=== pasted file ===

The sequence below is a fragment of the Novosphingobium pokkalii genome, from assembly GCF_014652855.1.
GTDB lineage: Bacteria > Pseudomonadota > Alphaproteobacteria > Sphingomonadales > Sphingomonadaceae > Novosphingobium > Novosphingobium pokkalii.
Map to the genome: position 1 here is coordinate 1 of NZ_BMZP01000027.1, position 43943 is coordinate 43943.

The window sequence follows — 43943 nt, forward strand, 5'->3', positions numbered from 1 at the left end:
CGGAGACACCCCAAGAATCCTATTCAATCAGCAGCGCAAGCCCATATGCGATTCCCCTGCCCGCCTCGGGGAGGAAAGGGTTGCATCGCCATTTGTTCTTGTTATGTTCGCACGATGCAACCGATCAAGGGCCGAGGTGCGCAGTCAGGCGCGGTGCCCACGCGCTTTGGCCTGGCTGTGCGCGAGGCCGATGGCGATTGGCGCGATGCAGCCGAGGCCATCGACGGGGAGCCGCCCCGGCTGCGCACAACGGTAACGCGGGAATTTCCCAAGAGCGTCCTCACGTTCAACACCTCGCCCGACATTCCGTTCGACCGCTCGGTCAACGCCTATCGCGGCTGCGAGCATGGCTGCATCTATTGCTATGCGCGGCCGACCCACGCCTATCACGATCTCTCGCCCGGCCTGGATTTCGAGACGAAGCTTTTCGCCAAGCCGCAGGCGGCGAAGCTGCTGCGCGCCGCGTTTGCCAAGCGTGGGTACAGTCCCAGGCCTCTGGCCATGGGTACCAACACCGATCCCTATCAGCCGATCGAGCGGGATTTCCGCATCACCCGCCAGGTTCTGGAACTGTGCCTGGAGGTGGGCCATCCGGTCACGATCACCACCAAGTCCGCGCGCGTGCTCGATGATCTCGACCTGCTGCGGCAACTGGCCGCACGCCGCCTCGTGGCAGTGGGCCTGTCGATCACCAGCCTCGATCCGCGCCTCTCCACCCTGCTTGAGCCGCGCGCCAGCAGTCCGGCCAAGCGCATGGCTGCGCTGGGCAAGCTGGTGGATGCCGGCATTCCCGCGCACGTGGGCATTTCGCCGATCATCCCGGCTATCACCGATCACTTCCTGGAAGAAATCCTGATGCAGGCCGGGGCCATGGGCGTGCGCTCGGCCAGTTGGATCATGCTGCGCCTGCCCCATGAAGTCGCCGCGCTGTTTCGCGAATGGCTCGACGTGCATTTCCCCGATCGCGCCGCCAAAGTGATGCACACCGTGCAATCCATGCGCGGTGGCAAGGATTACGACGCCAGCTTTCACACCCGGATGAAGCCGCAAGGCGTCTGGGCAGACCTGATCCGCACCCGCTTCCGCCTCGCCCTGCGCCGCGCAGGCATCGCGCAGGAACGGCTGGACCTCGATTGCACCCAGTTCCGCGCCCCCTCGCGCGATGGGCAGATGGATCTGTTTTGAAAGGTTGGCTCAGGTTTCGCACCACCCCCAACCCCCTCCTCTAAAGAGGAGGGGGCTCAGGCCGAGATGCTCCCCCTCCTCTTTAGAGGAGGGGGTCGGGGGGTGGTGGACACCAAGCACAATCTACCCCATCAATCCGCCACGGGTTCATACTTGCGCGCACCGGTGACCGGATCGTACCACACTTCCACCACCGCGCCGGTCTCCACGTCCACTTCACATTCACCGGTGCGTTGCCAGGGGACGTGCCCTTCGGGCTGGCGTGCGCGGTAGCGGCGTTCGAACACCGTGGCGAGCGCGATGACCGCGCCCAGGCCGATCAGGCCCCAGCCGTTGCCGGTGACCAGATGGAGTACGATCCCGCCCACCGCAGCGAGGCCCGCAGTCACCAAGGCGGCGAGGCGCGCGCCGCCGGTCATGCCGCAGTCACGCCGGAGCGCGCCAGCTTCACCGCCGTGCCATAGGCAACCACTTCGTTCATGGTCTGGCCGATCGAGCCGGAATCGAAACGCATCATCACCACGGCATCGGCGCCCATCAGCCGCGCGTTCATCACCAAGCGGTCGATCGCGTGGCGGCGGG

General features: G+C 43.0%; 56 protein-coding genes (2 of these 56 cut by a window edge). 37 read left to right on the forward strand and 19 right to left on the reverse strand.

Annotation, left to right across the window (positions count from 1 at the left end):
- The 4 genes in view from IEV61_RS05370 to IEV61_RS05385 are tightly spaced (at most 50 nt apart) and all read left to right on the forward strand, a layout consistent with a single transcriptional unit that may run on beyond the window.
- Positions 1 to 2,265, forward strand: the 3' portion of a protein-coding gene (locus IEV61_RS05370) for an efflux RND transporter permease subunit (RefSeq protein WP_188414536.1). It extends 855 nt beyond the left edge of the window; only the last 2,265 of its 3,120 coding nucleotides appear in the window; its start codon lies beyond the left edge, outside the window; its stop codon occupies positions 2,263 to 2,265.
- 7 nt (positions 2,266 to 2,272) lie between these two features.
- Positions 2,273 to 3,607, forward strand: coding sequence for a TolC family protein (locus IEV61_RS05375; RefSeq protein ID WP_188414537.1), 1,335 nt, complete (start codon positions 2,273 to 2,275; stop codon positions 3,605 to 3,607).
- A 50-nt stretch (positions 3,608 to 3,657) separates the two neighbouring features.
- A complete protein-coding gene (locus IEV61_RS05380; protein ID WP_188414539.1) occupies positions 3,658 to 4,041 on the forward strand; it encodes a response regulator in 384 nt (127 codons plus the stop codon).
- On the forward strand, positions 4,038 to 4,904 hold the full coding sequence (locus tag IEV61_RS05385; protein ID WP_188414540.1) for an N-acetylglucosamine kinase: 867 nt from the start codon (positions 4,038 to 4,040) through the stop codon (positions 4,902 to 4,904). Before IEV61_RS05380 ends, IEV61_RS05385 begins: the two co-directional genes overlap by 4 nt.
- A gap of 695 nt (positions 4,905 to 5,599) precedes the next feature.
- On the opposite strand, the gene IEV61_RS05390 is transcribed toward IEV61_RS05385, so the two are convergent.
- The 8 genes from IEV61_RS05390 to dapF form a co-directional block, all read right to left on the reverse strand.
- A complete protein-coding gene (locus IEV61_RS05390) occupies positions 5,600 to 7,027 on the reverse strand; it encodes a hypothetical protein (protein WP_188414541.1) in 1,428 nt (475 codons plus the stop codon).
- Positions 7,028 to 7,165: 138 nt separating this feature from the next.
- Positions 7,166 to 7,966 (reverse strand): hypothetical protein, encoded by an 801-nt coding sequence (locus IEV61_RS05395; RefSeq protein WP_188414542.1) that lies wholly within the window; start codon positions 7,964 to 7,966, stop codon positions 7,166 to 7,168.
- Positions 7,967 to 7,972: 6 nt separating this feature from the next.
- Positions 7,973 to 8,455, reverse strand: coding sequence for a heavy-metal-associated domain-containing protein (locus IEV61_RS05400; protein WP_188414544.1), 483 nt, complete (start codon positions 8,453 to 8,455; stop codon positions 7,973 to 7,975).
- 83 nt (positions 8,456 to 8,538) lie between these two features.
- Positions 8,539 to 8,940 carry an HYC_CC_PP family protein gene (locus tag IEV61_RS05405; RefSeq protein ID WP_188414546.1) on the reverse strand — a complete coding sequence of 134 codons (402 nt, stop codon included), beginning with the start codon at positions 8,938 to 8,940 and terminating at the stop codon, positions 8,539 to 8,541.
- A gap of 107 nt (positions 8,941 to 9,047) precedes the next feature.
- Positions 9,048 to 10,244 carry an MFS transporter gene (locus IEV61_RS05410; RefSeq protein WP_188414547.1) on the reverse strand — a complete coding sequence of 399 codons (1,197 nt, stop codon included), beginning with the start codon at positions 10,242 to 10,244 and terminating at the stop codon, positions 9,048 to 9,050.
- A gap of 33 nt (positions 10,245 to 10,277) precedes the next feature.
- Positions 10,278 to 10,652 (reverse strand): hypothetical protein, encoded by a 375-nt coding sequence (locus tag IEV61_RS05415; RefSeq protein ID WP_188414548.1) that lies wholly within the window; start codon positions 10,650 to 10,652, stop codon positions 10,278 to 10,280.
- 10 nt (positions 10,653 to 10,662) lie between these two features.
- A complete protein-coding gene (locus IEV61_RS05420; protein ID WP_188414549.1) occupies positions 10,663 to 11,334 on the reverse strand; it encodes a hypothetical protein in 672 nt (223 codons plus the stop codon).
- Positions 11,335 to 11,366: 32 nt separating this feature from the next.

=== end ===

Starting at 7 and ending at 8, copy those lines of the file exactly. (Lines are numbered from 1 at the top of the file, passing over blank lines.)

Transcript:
Annotation, left to right across the window (positions count from 1 at the left end):
- The 4 genes in view from IEV61_RS05370 to IEV61_RS05385 are tightly spaced (at most 50 nt apart) and all read left to right on the forward strand, a layout consistent with a single transcriptional unit that may run on beyond the window.